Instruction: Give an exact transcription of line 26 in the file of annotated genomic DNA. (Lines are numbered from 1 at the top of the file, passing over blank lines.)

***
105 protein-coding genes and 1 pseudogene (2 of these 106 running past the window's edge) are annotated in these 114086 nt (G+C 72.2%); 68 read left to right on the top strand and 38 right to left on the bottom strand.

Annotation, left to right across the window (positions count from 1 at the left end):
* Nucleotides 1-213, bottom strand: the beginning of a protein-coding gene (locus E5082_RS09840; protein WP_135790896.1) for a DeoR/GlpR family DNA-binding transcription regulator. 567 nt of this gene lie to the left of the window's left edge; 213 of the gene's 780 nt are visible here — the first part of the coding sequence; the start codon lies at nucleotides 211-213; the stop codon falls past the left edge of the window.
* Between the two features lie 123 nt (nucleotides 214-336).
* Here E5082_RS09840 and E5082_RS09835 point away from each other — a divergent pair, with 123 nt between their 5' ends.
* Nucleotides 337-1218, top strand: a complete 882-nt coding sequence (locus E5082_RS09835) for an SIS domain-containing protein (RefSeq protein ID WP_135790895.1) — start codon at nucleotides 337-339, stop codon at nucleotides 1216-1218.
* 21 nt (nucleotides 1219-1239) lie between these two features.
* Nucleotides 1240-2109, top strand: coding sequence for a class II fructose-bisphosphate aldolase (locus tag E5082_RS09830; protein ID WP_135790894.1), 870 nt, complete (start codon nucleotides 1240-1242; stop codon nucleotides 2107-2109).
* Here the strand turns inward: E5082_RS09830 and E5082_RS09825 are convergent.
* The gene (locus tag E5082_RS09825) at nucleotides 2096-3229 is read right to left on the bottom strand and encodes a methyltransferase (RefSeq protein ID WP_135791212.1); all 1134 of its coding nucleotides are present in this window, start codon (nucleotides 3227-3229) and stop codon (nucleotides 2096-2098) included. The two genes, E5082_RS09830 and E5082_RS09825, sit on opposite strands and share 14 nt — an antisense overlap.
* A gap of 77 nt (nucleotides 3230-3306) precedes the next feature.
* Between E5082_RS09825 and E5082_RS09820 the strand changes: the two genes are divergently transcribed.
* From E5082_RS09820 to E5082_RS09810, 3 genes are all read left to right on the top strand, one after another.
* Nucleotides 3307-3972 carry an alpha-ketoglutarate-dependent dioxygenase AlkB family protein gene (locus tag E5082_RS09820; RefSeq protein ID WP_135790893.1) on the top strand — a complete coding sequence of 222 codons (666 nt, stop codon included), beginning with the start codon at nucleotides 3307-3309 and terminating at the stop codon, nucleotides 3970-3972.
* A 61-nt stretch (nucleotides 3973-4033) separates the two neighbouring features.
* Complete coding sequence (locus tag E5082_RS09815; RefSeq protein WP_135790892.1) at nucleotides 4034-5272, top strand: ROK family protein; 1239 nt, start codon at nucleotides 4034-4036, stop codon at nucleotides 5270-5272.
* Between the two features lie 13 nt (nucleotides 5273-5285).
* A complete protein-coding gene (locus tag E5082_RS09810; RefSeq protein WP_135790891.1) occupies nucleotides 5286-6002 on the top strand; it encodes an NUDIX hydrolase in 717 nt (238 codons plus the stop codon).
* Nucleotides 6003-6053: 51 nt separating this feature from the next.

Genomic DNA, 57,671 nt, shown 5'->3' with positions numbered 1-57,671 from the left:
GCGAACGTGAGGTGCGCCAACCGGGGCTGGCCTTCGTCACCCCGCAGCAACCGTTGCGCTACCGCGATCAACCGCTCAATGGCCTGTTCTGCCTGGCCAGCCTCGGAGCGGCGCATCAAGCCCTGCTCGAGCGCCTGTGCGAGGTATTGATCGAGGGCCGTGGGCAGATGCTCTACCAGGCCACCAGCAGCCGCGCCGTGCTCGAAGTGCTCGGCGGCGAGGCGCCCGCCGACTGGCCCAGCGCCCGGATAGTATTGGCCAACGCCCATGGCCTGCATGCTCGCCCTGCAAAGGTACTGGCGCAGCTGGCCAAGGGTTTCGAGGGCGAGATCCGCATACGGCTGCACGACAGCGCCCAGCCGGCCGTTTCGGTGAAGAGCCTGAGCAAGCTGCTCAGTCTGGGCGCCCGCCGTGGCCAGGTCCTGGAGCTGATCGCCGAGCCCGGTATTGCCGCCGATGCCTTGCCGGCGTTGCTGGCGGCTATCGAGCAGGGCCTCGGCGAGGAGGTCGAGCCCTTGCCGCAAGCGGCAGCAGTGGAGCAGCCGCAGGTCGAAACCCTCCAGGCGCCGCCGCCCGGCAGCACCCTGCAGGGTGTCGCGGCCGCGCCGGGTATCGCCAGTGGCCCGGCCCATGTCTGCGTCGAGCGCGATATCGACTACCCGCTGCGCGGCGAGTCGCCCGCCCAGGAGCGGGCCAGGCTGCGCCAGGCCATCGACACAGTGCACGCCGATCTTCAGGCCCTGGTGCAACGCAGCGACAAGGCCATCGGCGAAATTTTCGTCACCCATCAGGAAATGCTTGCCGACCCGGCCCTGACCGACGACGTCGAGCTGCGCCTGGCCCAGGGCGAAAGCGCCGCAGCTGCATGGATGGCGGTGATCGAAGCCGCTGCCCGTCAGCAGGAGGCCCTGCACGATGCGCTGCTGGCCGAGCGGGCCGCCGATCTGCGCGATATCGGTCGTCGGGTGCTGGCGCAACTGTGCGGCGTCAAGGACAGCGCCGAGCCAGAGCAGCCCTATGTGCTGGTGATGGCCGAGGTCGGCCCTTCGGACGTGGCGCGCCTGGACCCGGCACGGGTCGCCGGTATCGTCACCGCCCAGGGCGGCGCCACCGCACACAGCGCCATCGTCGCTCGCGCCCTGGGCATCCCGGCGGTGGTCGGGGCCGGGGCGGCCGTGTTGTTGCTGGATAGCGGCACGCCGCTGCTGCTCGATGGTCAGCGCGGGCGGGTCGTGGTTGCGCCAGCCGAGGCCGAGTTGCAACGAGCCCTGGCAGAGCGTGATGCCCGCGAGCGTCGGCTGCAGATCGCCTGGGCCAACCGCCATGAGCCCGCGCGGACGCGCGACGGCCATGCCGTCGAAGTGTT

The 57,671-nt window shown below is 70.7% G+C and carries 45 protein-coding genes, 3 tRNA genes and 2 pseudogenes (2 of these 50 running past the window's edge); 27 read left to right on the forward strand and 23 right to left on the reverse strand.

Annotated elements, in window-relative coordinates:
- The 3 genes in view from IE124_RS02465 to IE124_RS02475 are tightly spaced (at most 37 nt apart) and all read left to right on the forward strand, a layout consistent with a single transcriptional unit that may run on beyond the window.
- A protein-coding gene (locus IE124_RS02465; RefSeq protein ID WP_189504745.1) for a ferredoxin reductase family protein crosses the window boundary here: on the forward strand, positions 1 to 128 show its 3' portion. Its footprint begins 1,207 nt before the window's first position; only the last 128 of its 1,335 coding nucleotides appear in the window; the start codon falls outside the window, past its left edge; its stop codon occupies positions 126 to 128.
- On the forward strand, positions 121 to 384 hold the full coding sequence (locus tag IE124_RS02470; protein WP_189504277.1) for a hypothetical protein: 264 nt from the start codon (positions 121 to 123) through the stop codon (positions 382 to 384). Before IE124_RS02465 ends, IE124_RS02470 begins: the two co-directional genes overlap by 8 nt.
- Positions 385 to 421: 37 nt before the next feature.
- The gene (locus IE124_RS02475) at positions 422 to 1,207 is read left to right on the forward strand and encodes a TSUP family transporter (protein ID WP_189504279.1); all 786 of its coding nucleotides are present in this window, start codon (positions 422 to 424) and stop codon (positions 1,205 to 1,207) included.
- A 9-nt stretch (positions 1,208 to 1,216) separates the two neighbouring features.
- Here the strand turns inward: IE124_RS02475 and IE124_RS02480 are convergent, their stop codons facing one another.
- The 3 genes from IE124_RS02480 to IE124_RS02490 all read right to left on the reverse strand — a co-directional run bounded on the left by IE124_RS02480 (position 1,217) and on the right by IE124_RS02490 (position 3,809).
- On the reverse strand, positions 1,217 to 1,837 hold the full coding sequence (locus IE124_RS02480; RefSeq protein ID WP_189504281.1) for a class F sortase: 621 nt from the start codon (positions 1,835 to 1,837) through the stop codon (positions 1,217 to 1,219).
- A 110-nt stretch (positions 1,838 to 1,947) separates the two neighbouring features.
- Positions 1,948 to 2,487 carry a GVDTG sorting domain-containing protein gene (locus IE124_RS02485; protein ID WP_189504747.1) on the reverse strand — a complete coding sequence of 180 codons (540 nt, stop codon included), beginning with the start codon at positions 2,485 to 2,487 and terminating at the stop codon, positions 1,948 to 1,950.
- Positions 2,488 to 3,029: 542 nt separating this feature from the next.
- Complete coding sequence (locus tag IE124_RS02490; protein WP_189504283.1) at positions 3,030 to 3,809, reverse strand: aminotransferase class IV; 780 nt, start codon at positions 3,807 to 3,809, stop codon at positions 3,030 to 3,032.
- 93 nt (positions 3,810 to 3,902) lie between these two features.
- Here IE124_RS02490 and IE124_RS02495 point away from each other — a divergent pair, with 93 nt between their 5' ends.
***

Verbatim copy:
- On the forward strand, positions 121 to 384 hold the full coding sequence (locus tag IE124_RS02470; protein WP_189504277.1) for a hypothetical protein: 264 nt from the start codon (positions 121 to 123) through the stop codon (positions 382 to 384). Before IE124_RS02465 ends, IE124_RS02470 begins: the two co-directional genes overlap by 8 nt.